Last updated: February 23, 2023
Food insufficiency, which means sometimes or often not having enough to eat, has increased during the COVID-19 pandemic. Certain populations are experiencing higher levels of food insufficiency as a result of systemic inequalities that pre-date the pandemic.
FRAC’s Food Insufficiency During COVID-19 Dashboard includes
- Summary Points
- According to data from the Census Household Pulse Survey data, the rate of food insufficiency (“sometimes” or “often” not having enough to eat) in February 2023 (11.4 percent) was similar to the rate in January (11.2 percent).
Rates have been steadily increasing over the past year, from a low of 7.8 percent in August 2021 to a high of 11.9 in July 2022. Since July, rates have remained between 11.0-11.5 percent.
- Breakdown by race/ethnicity: In the last month, food insufficiency rates increased slightly for Black adults (19.7 percent in February and 19.3 percent in January) and decreased for Latinx adults (from 18.1 percent to 16.9 percent). Rates of food insufficiency continue to be over twice as high for Black and Latinx adults compared to White adults (8.6 percent in February).
Higher rates of food insufficiency in Black and Latinx communities are due to systemic racism that results in higher levels of poverty, disinvestment in access to healthy foods or quality education, wage discrimination, and other root causes of hunger.
- Breakdown by family type: Food insufficiency rates among households with children increased (14.4 percent in February compared to 13.5 percent in January).
- Breakdown by gender identity and sexual orientation: In February, 12.6 percent of women reported food insufficiency compared to 10.2 percent of men.
Food insufficiency rates are higher for transgender individuals (31.2 percent, compared to about 10.9 percent of cisgender respondents). Overall, food insufficiency rates were 17.0 percent among those who identified as LGBT, 10.2 percent among those who did not identify as LGBT, and 22.9 percent among those who identified as another sexual orientation (e.g., intersex, asexual).
A limitation of these data is the small sample size with each data release, which results in estimates that fluctuate frequently. However, the data consistently show disparities for respondents identifying as transgender or LGBT. Reasons include discrimination that lead to fewer employment opportunities and higher levels of poverty.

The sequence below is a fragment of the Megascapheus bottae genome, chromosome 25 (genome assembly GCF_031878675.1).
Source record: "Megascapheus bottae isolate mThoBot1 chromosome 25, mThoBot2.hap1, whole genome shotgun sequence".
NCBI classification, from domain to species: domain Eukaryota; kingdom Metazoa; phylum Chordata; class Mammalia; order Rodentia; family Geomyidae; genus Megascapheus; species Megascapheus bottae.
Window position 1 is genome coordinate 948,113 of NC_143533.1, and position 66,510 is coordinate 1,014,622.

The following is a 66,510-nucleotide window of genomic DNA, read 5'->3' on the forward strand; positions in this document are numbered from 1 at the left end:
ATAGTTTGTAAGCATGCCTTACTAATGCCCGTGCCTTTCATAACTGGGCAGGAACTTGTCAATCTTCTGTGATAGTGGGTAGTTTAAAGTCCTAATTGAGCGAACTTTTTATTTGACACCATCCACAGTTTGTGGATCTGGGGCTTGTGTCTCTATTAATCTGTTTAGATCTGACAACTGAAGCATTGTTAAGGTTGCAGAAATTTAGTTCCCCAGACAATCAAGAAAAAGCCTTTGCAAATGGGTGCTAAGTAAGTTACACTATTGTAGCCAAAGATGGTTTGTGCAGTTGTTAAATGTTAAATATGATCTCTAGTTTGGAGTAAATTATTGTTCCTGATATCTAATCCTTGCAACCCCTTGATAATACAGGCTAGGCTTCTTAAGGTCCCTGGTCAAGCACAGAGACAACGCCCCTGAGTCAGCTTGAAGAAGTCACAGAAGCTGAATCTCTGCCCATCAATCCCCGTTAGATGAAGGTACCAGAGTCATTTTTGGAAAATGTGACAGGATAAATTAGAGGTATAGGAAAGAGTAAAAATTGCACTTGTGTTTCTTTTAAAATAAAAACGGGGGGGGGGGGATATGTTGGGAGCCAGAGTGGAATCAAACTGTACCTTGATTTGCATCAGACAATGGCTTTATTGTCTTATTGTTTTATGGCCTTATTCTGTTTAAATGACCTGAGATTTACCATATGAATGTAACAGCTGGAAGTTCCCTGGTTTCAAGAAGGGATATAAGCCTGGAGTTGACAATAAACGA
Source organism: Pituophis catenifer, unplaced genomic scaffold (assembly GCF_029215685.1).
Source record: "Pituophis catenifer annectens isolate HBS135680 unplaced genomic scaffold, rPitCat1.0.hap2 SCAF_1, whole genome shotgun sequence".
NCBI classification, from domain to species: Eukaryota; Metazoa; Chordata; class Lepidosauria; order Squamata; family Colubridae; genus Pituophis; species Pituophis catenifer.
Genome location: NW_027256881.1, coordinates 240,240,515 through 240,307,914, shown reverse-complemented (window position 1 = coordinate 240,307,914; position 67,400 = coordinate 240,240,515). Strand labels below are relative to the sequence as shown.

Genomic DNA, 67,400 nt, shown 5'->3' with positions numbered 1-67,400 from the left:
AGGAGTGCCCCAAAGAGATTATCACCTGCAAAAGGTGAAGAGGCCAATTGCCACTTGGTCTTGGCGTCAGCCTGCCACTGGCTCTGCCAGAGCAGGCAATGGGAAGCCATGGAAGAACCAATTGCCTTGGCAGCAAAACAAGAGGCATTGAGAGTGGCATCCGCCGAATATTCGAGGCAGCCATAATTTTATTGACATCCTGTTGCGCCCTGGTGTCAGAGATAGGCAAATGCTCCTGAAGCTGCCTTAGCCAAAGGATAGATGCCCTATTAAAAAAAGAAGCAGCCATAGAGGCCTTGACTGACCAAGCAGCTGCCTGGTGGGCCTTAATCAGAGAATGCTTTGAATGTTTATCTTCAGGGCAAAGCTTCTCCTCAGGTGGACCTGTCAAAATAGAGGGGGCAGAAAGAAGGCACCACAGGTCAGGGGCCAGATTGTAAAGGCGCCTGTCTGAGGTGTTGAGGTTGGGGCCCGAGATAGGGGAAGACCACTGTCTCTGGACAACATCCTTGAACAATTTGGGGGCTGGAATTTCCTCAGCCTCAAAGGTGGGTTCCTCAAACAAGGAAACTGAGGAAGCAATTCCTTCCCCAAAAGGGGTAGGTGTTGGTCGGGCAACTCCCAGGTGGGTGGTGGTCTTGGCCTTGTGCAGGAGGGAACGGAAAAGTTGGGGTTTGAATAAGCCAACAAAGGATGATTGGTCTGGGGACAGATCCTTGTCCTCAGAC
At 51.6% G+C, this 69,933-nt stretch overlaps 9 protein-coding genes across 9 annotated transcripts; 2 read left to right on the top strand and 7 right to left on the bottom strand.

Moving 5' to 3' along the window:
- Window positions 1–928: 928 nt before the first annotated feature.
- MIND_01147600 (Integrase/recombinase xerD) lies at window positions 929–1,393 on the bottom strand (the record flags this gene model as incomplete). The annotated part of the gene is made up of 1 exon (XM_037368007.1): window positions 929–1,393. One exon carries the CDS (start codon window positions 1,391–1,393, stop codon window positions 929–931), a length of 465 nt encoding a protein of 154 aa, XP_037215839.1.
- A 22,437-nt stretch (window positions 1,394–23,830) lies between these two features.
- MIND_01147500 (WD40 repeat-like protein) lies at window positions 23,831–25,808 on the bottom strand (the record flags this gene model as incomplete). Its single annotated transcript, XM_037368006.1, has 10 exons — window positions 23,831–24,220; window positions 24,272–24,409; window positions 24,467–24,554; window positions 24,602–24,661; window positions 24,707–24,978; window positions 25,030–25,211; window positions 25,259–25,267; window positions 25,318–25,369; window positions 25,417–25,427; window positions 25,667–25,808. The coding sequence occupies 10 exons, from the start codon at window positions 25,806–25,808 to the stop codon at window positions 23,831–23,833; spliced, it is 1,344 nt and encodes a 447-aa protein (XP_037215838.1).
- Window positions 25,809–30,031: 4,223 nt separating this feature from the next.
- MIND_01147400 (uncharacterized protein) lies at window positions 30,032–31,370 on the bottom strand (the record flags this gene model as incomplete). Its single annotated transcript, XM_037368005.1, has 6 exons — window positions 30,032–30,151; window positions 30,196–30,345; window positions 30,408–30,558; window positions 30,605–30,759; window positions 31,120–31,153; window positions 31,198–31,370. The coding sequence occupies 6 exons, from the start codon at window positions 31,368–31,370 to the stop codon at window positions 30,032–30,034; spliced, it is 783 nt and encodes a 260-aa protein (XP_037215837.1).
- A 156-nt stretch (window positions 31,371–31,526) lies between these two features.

- Context to Explain Persistently High Food Insufficiency
- Economic Context: Increases in the price of most goods, including food, rent, and medical care, putting pressure on household budgets and the risk for food insufficiency. From January 2022 to January 2023, the cost of food from the grocery store rose 11.3 percent. The U.S. Department of Agriculture expects grocery store food prices to continue to increase in 2023 by 8.6 percent.
Of the respondents in the Pulse survey who reported food insufficiency in January, 83 percent indicated that it was because they “couldn’t afford to buy more food.”
In addition, 40 percent of respondents reported finding it “somewhat” or “very” difficult to pay for usual household expenses, which is higher than the rate of financial hardship was in January 2021.
- Key Takeaways
- Rates of food insufficiency remain higher than at almost any other time during the COVID-19 pandemic, with the exception of higher rates from Oct through Dec of 2020.
- Twice as many Black and Latino households report food insufficiency than White adults due to persistent barriers resulting from structural racism.
- See FRAC’s Action Center for bills we’re supporting and how you can get involved.
Mapping Food Insufficiency
The map shows the average rate of food insufficiency, which means sometimes or often not having enough to eat, in the previous seven days. Food insufficiency rates are calculated from the Census Household Pulse Survey data.
The bar graphs show the average rate of food insufficiency, which means sometimes or often not having enough to eat, in the previous seven days. Food insufficiency rates are calculated from the Census Household Pulse Survey data.
Impact of COVID-19 on Special Populations
Hunger, Poverty, and Health Disparities During COVID-19 and the Federal Nutrition Programs’ Role in an Equitable Recovery
The health and economic crises brought on by the COVID-19 pandemic has made the federal nutrition programs more important than ever. FRAC’s latest report is a review of new research on how the federal nutrition programs reduce hunger, poverty, and health, including their efficacy during the pandemic, and concludes with policy recommendations to leverage the federal nutrition programs for a robust and equitable recovery.